“This is my last Sunday postscript for some time, perhaps the last I shall ever do. The decision was mine and was in no way forced upon me by the BBC “.
In this final Postscript, Priestley said goodbye to his listeners and gave his reasons for ending the series.
It is often stated that the Prime Minister, Winston Churchill, had Priestley “taken off the air”, for using the Postscripts to discuss building a better world post-war.
The real story was more complex. Priestley’s calls for social justice worried certain politicians and journalists. However, the decision to end the first series of Postscripts appears to have been his, as he explained:
Firstly, he didn’t want listeners to become bored of hearing him.
Secondly: the “situation of the country and also the mood of the country” had changed. Priestley had started his Postscripts after Dunkirk and had made them during the strange heightened atmosphere of the Battle of Britain summer and autumn, followed by the start of the Blitz. Britain had been in grave danger of invasion, and Priestley had expressed and helped inspire the people’s magnificent response to that threat. Now the immediate danger was over, the War was entering a different phase, less compelling to him as a broadcaster. Maybe other speakers could do better with this new phase?
Priestley gave a second series of Postscripts in 1941. This series was brought to an end by the intervention of Duff Cooper, the Minister of Information. The full story of the roles of the BBC, Ministry of Information, government and journalists, has been researched by academic Sian H. Nicholas: her findings are probably most accessible in The Echo of War (1996). I can also highly recommend a pamphlet by Priestley’s stepson, Nicolas Hawkes, “The story of J.B. Priestley’s Postscripts”, published by and available from the J.B. Priestley Society.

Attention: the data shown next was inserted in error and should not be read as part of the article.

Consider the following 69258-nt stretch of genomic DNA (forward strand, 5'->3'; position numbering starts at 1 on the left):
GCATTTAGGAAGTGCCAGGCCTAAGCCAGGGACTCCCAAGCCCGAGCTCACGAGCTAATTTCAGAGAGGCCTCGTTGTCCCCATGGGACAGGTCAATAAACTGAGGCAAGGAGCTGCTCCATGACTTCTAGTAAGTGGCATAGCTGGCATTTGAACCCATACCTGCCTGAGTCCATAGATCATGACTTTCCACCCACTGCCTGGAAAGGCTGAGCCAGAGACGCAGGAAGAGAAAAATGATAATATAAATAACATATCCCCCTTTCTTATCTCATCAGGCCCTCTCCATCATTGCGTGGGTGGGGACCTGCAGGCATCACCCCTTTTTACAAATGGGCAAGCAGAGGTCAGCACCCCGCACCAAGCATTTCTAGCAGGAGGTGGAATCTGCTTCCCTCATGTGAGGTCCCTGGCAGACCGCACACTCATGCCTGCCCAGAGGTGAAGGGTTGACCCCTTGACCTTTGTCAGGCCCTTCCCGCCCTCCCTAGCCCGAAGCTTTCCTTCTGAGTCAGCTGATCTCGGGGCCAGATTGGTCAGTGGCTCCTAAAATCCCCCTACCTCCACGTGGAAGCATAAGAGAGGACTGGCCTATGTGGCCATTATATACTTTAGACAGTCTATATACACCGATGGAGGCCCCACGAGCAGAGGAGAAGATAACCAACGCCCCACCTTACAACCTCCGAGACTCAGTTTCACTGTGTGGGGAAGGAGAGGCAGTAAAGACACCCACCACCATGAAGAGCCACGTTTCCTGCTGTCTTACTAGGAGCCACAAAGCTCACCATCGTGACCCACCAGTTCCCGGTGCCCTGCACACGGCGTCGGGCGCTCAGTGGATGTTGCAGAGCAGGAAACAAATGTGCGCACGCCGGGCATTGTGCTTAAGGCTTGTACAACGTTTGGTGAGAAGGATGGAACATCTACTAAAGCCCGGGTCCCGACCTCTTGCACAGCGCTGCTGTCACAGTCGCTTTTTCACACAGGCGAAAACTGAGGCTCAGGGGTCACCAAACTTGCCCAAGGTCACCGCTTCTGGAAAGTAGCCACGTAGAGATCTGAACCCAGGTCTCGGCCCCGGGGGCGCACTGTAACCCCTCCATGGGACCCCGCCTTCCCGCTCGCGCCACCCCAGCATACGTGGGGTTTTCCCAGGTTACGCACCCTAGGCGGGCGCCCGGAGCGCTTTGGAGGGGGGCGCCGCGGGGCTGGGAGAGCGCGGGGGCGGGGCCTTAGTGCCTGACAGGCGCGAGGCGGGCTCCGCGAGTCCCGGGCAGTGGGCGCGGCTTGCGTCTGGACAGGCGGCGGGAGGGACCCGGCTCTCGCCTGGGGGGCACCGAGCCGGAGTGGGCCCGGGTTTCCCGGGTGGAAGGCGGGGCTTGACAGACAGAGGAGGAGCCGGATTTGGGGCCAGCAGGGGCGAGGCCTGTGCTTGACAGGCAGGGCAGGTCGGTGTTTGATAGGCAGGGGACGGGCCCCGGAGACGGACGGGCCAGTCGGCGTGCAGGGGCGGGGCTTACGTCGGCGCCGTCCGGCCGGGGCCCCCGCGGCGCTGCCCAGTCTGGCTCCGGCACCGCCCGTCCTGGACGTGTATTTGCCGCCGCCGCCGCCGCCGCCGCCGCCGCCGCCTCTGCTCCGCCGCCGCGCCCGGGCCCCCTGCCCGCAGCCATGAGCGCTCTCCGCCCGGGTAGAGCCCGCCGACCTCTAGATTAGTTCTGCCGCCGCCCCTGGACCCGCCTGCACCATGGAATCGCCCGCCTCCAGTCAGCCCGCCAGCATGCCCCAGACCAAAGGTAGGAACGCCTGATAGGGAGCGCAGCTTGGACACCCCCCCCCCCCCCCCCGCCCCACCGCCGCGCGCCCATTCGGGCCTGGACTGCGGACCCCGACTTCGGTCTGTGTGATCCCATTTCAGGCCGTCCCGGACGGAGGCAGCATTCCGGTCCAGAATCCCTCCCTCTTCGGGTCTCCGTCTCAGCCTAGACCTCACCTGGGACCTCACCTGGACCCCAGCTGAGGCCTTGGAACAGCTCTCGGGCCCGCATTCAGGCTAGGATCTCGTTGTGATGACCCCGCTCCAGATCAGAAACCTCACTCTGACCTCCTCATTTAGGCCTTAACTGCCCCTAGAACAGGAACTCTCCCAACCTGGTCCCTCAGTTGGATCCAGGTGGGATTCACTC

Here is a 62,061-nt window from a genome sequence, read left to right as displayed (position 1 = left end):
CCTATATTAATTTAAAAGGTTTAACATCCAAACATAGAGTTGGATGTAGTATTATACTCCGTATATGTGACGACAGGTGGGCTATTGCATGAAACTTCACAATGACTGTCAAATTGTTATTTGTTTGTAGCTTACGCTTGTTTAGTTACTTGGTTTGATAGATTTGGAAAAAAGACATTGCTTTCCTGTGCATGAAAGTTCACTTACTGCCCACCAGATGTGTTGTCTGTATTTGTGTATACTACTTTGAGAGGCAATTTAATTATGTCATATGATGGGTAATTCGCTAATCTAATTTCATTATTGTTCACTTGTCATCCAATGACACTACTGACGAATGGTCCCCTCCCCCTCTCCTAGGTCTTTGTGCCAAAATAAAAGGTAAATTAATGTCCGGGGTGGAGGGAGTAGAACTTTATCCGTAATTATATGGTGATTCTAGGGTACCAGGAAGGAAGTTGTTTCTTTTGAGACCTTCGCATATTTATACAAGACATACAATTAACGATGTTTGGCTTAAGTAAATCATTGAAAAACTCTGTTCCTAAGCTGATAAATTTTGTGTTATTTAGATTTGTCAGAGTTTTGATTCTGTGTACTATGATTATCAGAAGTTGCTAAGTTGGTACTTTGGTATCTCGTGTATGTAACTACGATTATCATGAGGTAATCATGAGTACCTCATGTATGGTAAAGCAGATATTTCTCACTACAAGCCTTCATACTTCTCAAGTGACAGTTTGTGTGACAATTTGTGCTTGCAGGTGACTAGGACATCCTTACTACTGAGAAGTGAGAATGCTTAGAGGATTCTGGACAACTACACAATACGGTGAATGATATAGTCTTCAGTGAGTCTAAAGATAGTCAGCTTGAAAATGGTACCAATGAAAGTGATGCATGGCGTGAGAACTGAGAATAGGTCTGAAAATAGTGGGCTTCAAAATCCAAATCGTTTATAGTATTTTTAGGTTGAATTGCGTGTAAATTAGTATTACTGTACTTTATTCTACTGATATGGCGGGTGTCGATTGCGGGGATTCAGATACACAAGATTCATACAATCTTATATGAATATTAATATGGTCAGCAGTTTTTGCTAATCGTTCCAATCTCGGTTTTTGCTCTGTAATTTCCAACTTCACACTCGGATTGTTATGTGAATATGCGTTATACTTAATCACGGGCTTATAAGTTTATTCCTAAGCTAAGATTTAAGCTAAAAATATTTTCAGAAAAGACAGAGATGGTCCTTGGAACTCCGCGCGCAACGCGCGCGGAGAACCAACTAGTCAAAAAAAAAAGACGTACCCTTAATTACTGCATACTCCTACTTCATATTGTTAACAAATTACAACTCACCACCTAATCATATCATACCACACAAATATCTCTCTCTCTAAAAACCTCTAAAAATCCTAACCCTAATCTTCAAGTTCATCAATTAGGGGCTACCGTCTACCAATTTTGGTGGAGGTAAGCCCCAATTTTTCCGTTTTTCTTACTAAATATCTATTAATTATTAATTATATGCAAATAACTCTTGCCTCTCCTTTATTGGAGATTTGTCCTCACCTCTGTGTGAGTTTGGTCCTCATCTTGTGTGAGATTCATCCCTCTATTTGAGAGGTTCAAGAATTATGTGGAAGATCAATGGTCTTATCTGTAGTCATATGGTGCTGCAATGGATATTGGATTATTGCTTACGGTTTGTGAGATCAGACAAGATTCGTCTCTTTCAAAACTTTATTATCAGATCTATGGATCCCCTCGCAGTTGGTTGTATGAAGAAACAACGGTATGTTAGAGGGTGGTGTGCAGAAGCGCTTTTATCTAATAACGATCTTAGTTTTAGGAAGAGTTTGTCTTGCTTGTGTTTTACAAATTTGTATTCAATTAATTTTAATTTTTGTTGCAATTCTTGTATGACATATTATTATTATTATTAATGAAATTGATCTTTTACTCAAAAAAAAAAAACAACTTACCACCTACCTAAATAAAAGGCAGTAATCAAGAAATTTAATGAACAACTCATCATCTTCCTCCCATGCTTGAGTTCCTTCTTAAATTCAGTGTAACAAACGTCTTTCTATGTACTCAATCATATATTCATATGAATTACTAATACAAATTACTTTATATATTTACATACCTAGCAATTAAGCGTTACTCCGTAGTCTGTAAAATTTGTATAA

In this last Postscript, Priestley defended himself against the various attacks on him. He had not, as accused, brought “party politics” into his talks: he had called for what he believed to be right, what the country claimed to be fighting for: democracy, social justice, decency. After a last call for the country not to sink back into privilege and apathy post-war, he offered his listeners thanks or apologies, as appropriate:
Apologies if they didn’t like his accent, “if they wearied of me talking about myself, though sometimes the most honest way of discussing general topics is to be personal about them; if they became impatient because I couldn’t … convert a ten minutes postscript into a six hour … lecture”, or if he hadn’t replied to their letters.
Thanks for writing the letters, and for listening. “I’ll always be proud to remember how many times I caught your ear as we all marched through the blitzkrieg together. It might have been worse, mightn’t it?”